The growth in numbers of UHNWIs has been significant, reaching almost 200,000 in 2013, with a combined wealth of $27.8 trillion. Wealth-X has forecast that this will exceed $40 trillion by 2020. The map below illustrates the global distribution of this wealth and how much of it is held in real estate. It shows that the propensity to own real estate directly is greatest in EMEA (particularly in Europe). In contrast, North Americans (particularly in the US) own relatively small proportions of real estate in relation to all holdings, because financial instruments are preferred.
The importance of private wealth in large real estate transactions around the world has grown nearly threefold since 2009.
Private wealth has become increasingly important in large real estate transactions globally and has grown nearly threefold since 2009. Private investment deals are taken here to mean privately funded property companies and REITS. The majority of these transactions are in commercial property sectors not usually associated with the so-called “investments of passion”. This is an important trend, showing private wealth has a commercial edge. It is now the lead form of finance being used in over half of all the world’s biggest property transactions – each worth at least US$10 million.
Private wealth is more commonly used in local deals than cross-border deals. A smaller proportion of international transactions, by one nationality into another, was undertaken by private companies/individuals than was the case in local transactions. Having said this, about 30% of all large cross-border deals were led by private wealth in 2012. Many more will have had a portion of private wealth investment.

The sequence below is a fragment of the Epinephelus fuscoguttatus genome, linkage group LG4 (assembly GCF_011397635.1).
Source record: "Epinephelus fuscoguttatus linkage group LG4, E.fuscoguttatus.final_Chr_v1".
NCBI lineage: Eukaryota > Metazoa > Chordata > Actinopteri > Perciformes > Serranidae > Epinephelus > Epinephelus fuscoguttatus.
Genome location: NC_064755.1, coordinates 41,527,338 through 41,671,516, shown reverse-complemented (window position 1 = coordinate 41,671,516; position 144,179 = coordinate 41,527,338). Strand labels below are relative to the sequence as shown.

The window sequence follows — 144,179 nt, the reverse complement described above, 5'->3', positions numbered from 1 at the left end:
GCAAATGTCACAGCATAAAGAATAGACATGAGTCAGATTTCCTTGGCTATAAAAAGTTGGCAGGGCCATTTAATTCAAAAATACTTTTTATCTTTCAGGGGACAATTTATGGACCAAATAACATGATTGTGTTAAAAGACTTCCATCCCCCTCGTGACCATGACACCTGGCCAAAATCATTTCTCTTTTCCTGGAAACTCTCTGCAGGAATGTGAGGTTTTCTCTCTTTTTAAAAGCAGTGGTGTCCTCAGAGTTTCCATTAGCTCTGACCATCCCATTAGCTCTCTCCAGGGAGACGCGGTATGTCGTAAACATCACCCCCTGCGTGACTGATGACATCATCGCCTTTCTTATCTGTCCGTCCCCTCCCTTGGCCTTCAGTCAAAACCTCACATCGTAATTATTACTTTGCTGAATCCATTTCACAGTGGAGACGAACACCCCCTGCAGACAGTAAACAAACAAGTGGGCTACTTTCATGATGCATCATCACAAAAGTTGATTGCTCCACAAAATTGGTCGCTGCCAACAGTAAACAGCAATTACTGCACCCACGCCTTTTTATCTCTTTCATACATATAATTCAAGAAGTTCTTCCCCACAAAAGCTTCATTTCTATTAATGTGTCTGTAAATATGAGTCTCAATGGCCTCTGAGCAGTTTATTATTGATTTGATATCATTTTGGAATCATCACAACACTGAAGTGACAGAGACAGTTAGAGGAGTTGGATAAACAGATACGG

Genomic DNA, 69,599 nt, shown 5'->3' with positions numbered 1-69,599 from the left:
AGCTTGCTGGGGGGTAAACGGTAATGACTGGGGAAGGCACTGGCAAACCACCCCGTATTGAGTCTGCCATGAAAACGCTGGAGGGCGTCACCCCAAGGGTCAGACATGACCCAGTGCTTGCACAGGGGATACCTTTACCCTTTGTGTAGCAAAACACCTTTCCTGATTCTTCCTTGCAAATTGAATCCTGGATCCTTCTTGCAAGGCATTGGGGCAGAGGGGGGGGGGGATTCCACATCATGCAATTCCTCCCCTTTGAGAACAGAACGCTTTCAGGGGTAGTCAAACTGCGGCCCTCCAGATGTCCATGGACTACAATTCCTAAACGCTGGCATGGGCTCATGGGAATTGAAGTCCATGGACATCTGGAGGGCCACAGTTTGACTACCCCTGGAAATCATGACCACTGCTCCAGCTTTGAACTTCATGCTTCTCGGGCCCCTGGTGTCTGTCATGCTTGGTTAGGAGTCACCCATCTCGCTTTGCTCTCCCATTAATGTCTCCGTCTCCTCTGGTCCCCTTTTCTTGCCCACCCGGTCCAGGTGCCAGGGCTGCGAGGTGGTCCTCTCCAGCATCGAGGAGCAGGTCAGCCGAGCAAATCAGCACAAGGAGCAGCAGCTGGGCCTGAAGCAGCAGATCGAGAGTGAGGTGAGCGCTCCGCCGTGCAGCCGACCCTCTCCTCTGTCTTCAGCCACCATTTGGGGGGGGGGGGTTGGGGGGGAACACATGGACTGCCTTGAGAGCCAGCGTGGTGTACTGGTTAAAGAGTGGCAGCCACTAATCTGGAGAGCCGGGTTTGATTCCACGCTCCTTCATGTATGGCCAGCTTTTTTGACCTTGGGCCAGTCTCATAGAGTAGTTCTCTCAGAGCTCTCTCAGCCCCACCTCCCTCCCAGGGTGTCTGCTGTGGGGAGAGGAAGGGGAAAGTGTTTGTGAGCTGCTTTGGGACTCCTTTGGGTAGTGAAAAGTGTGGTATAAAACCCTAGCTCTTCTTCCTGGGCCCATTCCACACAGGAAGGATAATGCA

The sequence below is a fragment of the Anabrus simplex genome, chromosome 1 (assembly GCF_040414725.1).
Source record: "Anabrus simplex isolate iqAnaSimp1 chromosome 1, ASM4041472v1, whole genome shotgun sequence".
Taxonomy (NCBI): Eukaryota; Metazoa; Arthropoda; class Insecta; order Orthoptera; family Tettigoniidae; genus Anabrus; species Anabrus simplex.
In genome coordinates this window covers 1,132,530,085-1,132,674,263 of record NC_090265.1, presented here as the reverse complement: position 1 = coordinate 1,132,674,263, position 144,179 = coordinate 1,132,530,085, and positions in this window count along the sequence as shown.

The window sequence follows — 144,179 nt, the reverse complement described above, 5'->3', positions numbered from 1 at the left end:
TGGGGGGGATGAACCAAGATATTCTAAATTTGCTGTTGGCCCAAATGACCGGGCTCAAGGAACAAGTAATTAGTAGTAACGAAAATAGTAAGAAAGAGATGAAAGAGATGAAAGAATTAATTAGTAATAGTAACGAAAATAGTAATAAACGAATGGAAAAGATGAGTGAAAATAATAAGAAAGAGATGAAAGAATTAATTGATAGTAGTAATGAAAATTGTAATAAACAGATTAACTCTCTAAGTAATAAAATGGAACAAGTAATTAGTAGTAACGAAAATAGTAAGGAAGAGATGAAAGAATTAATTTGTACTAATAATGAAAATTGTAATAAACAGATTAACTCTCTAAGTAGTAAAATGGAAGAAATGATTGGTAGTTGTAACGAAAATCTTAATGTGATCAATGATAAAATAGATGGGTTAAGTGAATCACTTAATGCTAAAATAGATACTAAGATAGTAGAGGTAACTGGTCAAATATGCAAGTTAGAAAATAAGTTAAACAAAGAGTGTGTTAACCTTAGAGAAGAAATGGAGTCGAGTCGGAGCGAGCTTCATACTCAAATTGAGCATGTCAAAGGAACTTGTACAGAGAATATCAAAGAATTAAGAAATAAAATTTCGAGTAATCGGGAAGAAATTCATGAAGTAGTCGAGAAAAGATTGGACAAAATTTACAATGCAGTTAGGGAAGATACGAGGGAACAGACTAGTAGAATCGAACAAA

The most notable trend is that private wealth is becoming more important in the world of real estate overall. Whereas it constituted around 45% of the large deal world market in 2007 and 2008, this contribution has now grown threefold in absolute terms and by nearly a quarter in proportional terms.
The number of all global “big deal” (US$10 million+) transactions fell to a low point of 7,400 in 2009, worth around US$400 billion. By 2012, these numbers had recovered by 10% to above 2007 levels at US$900 billion in 18,000 transactions. This was largely due to the injection of private wealth over the period.
We estimate that the increasing participation of private wealth has meant that transactions in 2012 were 6,200 and US$190 billion higher than would otherwise have been the case. So, had private transactions not increased and the property world remained reliant on corporate sources of investment finance, 2012 transactions would have been 35% lower than they actually were.
Around the World in Cents and Dollars